Peter I was Tsar of Imperial Russia from 1682, and the first Emperor of all Russia, known as “Peter the Great,” but to his friends as “Sparky.” Tsar Peter I was disappointed that he was unable to find the Holy Russian Mule in his empires’ capital city of Moscow. He decided to lead his Imperial Army to the Baltic Sea to engage his enemy, the Swedish, in battle. His ultimate plan was to find the source of the elusive Moscow Mule. After defeating the Swedes, their top generals were captured, and he asked them at gunpoint, “What exactly is this thing called the Moscow Mule?” The generals all smiled, and then in unison, said one word: “Nej!”

Peter was fluent in many languages, but was a little weak in Swedish. He was once a master of it, but had forgotten much of it, after having watched his relatives murdered before his eyes when he was a little boy. He was particularly annoyed for he had already made plans to torture and murder them later, which had caused him to cancel his weekly bowling night with his sensitive Cossack bowling team. Even more so, for his cousin Dimitri had planned to join them, and he was the only one who could actually score the bowling card without cheating, despite the fact that Dimitri would often pretend to be asleep whenever Peter the Great threw a gutter ball.

Peter was fond of dressing in costumes in order to get into children’s matinees at half price at the Kremlin. That’s Peter on the left, and his loyal general, Boris Zharykhin, just realizing that Peter just gave him a poisonous Ptichye Moloko candy bar. They had been close since childhood. Photograph courtesy of Tony McNamara the great Huluinte rview Micholas Hoult.

Peter then asked his generals to translate the Swedish word into Russian. The generals, despite a sense of obvious nervousness, finally replied that it meant,”Nyet!” in Russian.

Peter, now “Peter the Great,” was clearly disappointed, and decided to concentrate on building Imperial Russia’s new capital city in a marsh, which he christened, St. Petersburg. Throughout history, many Moscow Mule aficionados have assumed that he had named St. Petersburg after himself. But later, in the last century, despite the confusion if it was the Julian Calendar, the Byzantine Calendar, the Russian Orthodox Calendar, the Gregorian Calendar, the Free Willie Calendar or the Doomsday Calendar of 3000 ACE, where all Dutch waffle irons which were timed to explode in 43 second sequences to the tune of “Froggy Went a Courtin.'” Finally, an elderly Basque shepherd in Bakersfield, CA, who had signed an oath to only eat lamb meatballs prepared in a microwave, confirmed, after a sleepless night in the fields, due children throwing snowballs at him with rocks in the center, that the city was actually named after the Catholic Christian, Saint Peter: the world’s first Pope! Sadly, not recognized in the US Bible Belt by tele-evangelicalists, who preach regularly in a unique form of American-English, often crying, while pleading for donations from innocent viewers.


Breaking News: Peter the Great’s Last Will and Testament discovered.

Peter the Great’s Last Will and Testament was just discovered in a snowbank in Siberia by Terry Cassel. Sources indicate that it was hidden in a Beatles Handpainted Nesting Doll 5 PC Matryoshka Stacking Doll Set. Apparently. Cassel was enjoying his free day on a Volga River cruise. He decided to hire a group of retired Russian Serfs to pull a sled 7,008 miles to Siberia. The Serfs were available after rescheduling their weekly mix-couples’ Parcheesi Board Game (Gold Seal Edition Vintage 664 COMPLETE, Confirmed, Like New!) to a later date. The game had been postponed due to heavy showers of Tartar bombs.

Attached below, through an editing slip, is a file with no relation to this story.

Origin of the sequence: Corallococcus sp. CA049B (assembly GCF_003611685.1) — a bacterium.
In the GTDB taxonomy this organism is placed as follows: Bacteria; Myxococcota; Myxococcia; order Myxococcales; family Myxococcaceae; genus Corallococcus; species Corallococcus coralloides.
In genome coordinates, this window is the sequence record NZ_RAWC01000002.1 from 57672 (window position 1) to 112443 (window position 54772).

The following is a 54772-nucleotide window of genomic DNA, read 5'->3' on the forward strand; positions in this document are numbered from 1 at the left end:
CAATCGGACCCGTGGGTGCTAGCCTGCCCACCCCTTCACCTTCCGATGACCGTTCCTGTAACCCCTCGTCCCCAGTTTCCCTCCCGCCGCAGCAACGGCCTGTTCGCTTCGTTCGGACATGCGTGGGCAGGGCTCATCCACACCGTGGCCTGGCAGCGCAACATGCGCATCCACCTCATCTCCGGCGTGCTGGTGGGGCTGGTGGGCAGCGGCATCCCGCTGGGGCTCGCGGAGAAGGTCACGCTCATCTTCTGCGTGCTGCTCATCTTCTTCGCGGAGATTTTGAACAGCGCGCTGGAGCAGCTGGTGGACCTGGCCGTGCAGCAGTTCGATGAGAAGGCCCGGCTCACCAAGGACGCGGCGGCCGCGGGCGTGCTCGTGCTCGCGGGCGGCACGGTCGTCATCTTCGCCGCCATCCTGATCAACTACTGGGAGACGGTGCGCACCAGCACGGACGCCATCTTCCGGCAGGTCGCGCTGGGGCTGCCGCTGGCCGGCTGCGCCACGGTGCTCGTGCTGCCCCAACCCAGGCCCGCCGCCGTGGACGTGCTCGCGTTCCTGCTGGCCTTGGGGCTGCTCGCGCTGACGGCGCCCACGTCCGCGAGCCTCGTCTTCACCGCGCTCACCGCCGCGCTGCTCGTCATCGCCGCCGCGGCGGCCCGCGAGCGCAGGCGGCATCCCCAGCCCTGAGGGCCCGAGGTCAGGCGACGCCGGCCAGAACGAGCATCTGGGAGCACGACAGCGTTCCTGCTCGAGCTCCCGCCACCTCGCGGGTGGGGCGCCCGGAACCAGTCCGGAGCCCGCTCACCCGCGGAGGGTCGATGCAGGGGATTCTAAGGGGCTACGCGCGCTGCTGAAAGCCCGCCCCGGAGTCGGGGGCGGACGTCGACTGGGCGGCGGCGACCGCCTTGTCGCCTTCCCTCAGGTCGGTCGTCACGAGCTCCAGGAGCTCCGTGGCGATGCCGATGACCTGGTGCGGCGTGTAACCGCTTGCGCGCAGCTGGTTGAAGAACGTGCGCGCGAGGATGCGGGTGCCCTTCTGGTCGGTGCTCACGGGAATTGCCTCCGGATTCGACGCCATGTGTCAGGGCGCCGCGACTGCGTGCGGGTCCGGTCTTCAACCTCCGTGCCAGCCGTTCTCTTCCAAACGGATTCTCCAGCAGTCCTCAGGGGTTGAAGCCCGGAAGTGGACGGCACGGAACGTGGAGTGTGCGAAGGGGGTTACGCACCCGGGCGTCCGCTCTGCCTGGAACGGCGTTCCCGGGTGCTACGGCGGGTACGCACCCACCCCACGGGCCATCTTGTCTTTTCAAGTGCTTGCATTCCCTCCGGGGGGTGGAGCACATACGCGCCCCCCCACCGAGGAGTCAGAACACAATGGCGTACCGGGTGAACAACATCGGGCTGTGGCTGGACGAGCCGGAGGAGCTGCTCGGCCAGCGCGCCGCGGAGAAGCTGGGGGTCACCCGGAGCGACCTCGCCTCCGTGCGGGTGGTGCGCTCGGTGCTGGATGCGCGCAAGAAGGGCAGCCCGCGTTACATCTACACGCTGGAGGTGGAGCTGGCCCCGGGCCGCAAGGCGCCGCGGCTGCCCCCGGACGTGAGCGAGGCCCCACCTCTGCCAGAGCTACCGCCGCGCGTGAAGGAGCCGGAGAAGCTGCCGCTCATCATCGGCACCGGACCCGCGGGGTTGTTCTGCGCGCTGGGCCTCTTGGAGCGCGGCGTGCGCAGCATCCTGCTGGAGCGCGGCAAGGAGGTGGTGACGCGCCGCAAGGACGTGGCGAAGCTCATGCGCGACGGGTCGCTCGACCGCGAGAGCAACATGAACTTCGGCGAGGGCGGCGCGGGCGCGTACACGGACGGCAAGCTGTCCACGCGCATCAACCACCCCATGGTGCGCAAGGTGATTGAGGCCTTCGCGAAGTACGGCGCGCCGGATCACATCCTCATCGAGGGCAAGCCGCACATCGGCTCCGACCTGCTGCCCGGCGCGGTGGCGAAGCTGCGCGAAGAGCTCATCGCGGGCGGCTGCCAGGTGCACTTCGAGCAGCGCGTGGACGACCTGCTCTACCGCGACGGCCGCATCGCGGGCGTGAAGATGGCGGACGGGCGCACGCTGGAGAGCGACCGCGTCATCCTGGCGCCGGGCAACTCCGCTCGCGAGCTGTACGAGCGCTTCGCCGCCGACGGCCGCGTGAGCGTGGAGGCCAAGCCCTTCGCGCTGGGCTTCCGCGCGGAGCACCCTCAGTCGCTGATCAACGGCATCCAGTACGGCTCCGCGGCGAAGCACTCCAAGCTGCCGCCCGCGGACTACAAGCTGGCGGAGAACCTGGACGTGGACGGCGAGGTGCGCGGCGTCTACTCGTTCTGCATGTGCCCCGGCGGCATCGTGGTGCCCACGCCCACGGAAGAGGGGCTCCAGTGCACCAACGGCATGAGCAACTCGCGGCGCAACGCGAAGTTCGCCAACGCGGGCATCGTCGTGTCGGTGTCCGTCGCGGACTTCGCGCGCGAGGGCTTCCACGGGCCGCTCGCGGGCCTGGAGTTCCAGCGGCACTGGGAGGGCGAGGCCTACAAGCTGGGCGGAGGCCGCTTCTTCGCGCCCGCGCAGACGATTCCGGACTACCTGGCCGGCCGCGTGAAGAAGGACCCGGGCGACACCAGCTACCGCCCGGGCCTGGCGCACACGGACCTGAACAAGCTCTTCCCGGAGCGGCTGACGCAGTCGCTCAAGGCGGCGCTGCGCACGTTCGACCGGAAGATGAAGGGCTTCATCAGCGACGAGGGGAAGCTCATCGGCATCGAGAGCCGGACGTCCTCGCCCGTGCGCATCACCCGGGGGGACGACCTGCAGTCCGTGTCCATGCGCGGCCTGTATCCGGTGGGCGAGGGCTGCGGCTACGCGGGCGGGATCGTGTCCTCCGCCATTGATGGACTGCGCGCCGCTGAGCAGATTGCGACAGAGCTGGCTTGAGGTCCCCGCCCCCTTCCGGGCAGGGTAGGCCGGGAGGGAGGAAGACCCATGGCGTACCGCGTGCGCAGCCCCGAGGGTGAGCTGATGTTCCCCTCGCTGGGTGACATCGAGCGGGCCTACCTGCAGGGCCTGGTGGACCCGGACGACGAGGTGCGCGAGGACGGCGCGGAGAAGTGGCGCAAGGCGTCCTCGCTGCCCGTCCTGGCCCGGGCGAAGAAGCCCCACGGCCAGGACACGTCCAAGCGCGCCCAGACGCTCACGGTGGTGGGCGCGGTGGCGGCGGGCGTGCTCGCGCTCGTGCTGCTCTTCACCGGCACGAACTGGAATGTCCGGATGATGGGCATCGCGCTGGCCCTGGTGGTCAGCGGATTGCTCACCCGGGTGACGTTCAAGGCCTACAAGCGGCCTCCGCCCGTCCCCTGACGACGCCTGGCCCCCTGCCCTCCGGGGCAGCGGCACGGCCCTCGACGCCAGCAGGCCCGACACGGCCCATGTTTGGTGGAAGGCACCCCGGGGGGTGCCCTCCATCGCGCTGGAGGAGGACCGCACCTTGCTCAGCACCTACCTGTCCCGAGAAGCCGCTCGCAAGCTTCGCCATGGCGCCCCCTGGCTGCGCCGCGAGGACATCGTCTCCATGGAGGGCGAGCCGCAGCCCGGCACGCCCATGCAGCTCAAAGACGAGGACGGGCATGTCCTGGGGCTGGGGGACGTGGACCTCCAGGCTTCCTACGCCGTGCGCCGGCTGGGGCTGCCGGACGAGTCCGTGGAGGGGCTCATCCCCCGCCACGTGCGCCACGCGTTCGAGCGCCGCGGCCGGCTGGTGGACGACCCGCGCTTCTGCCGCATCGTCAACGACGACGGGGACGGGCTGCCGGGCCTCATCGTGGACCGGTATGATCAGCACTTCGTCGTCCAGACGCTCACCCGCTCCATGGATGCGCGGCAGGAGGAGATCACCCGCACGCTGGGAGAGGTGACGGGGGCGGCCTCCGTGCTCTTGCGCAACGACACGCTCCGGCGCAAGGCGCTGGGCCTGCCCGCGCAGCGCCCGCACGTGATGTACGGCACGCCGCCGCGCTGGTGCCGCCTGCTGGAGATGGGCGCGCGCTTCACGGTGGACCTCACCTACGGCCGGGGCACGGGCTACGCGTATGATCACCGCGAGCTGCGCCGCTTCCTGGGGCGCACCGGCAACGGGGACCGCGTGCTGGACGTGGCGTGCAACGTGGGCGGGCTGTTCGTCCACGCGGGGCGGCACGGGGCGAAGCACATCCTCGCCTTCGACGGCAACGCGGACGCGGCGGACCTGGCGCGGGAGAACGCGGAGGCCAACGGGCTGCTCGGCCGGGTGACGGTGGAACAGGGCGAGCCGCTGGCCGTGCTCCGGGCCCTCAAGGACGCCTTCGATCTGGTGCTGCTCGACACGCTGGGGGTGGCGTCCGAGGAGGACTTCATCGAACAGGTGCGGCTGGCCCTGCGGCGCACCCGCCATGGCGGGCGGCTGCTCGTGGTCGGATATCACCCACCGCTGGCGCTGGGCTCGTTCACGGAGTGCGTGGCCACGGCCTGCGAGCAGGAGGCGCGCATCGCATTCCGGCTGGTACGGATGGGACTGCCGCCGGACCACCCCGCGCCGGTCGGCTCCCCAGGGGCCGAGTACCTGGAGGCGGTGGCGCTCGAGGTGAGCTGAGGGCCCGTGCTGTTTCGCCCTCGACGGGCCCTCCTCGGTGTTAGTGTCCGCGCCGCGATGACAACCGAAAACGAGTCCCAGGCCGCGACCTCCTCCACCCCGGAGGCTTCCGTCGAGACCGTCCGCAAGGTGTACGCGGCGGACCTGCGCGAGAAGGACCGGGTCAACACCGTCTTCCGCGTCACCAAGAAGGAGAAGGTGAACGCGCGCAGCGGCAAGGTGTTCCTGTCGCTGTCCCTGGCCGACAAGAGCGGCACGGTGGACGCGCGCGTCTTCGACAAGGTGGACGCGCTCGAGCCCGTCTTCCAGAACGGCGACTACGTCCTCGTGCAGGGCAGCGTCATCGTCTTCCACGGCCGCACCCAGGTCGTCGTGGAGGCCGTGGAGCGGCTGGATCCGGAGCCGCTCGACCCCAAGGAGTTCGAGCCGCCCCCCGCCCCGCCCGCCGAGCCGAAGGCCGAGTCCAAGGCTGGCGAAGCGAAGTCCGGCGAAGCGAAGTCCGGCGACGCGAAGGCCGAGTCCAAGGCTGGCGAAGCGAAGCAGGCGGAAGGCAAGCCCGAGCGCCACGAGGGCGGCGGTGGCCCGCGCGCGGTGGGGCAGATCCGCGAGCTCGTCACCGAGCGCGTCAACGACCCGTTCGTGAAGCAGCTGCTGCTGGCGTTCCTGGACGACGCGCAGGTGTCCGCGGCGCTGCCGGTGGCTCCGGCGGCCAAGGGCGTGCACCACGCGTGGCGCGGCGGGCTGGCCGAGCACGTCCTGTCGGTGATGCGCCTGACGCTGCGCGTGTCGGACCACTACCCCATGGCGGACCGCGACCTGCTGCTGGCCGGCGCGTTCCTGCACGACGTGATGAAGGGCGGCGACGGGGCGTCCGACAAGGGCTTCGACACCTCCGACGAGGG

Though strangely reluctant, Cassel was eventually forced to reveal the contents when 16 retired Nazi Storm Troopers, who had been living comfortaby in the Bavarian Aps as cattlewomen, pointed AK-47s Soviet assault rifles, possibly the most widely used shoulder weapon in the world. The initials AK represent Avtomat Kalashnikova, Russian for “automatic Kalashnikov,” named in the honor of its designer, Mikhail Timofeyevich Kalashnikov, who designed the accepted version of the weapon in 1947. This confused Cassel, for the day before, he had watched repeated viewings (on his phone) of the January 6th assault on the US Capital Building, and had noticed many of the Trump cultists boasting that they had inherited identical ones in the rural US Territory of Idaho by their grandfathers. This only confused Cassel more, for he remembered old photographs (not on digital) of grandfathers in Idaho who all had similar brown stains on their MAGA T-shirts.

Mr. Cassel understood why there were brown stains, after having acheived a PHD at Trump University in the delicacy of log cabin construction (and with a Swiss Pocket Knife, complete with toe nail tweezers and a gold-plated toothpick!). Cassel was stunned by his repeated viewings of the January 6th assault on the US Capital Building, noticing many of the Maga domestic terrorists were hoarsely screaming, Hang Mike Pence! (something about the US Vice President not having the courage to do the right thing, and there was some kind of noose waiting for him inside). This upset Cassel, realizing their hoareness might have stemmed from drinking a bad batch of Trump Wine, currently on sale at CVS for $1.99! Even more so, assuming the patriotic MAGA domestic terrorists did not have the courtesy to drink Moscow Mules in a proper copper-colored glass, traditionally consumed annually every January 6th.

AFTER MUCH DELAY: The contents of the Beatles Handpainted Nesting Doll 5 PC Matryoshka Stacking Doll Set was revealed:

An Official Imperial Russian Document to NEVER Send Vladimir Putin any Christmas Cards.* ** ***

* Sealed by a Kiss.

** Translated to poor American-English from a unique Cyrillic Script.

*** Sadly, this confused Terry Cassel further; believing it was TOP SECRET documents which belonged to the People of the United States, stored in an emperor’s bedroom at an overpriced building in South Florida, converted into a hotel, in a particularly bad and ostentatious design. Cassel was unable to confirm if there was still a large US Flag outside that blocked neighbor’s views. Or, if there was one at all, and wondering if it was waving upside down.